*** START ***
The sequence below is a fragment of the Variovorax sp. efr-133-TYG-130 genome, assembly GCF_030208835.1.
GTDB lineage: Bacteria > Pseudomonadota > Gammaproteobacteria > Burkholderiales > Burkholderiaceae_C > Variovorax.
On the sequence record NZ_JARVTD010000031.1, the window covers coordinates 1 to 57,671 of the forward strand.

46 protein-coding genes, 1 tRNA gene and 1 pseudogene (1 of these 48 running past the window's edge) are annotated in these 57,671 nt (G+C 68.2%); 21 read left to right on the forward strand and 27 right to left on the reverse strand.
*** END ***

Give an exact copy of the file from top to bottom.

The sequence below is a fragment of the Variovorax sp. efr-133-TYG-130 genome, assembly GCF_030208835.1.
GTDB lineage: Bacteria > Pseudomonadota > Gammaproteobacteria > Burkholderiales > Burkholderiaceae_C > Variovorax.
On the sequence record NZ_JARVTD010000031.1, the window covers coordinates 1 to 57,671 of the forward strand.

46 protein-coding genes, 1 tRNA gene and 1 pseudogene (1 of these 48 running past the window's edge) are annotated in these 57,671 nt (G+C 68.2%); 21 read left to right on the forward strand and 27 right to left on the reverse strand.